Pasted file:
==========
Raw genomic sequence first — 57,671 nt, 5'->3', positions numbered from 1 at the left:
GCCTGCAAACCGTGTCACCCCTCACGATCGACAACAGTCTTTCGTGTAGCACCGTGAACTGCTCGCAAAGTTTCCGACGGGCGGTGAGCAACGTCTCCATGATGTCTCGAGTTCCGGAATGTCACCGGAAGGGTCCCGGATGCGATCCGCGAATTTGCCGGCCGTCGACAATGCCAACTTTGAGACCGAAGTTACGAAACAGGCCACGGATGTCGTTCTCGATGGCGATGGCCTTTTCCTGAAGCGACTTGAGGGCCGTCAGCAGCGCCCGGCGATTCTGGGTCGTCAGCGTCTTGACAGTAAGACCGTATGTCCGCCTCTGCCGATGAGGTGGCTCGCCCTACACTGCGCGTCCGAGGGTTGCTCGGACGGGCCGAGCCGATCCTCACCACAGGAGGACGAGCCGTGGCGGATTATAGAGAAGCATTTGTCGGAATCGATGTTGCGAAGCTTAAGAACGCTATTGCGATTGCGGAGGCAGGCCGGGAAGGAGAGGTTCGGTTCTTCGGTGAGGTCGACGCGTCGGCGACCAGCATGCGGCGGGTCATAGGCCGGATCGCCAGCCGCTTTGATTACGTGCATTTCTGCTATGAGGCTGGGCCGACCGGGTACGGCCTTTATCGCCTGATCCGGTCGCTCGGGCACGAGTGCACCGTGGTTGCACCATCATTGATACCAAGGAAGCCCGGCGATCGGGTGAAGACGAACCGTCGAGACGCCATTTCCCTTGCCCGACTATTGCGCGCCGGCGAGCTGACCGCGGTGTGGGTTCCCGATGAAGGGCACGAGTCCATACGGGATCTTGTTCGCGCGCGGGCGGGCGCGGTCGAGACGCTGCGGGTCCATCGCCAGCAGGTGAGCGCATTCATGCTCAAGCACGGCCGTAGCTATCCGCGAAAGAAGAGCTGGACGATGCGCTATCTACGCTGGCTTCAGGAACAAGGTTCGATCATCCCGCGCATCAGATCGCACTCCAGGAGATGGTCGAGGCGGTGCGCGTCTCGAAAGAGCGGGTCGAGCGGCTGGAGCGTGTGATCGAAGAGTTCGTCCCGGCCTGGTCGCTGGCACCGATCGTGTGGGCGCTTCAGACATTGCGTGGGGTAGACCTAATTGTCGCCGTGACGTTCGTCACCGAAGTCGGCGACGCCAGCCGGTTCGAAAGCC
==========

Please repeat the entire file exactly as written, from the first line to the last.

Raw genomic sequence first — 57,671 nt, 5'->3', positions numbered from 1 at the left:
GCCTGCAAACCGTGTCACCCCTCACGATCGACAACAGTCTTTCGTGTAGCACCGTGAACTGCTCGCAAAGTTTCCGACGGGCGGTGAGCAACGTCTCCATGATGTCTCGAGTTCCGGAATGTCACCGGAAGGGTCCCGGATGCGATCCGCGAATTTGCCGGCCGTCGACAATGCCAACTTTGAGACCGAAGTTACGAAACAGGCCACGGATGTCGTTCTCGATGGCGATGGCCTTTTCCTGAAGCGACTTGAGGGCCGTCAGCAGCGCCCGGCGATTCTGGGTCGTCAGCGTCTTGACAGTAAGACCGTATGTCCGCCTCTGCCGATGAGGTGGCTCGCCCTACACTGCGCGTCCGAGGGTTGCTCGGACGGGCCGAGCCGATCCTCACCACAGGAGGACGAGCCGTGGCGGATTATAGAGAAGCATTTGTCGGAATCGATGTTGCGAAGCTTAAGAACGCTATTGCGATTGCGGAGGCAGGCCGGGAAGGAGAGGTTCGGTTCTTCGGTGAGGTCGACGCGTCGGCGACCAGCATGCGGCGGGTCATAGGCCGGATCGCCAGCCGCTTTGATTACGTGCATTTCTGCTATGAGGCTGGGCCGACCGGGTACGGCCTTTATCGCCTGATCCGGTCGCTCGGGCACGAGTGCACCGTGGTTGCACCATCATTGATACCAAGGAAGCCCGGCGATCGGGTGAAGACGAACCGTCGAGACGCCATTTCCCTTGCCCGACTATTGCGCGCCGGCGAGCTGACCGCGGTGTGGGTTCCCGATGAAGGGCACGAGTCCATACGGGATCTTGTTCGCGCGCGGGCGGGCGCGGTCGAGACGCTGCGGGTCCATCGCCAGCAGGTGAGCGCATTCATGCTCAAGCACGGCCGTAGCTATCCGCGAAAGAAGAGCTGGACGATGCGCTATCTACGCTGGCTTCAGGAACAAGGTTCGATCATCCCGCGCATCAGATCGCACTCCAGGAGATGGTCGAGGCGGTGCGCGTCTCGAAAGAGCGGGTCGAGCGGCTGGAGCGTGTGATCGAAGAGTTCGTCCCGGCCTGGTCGCTGGCACCGATCGTGTGGGCGCTTCAGACATTGCGTGGGGTAGACCTAATTGTCGCCGTGACGTTCGTCACCGAAGTCGGCGACGCCAGCCGGTTCGAAAGCC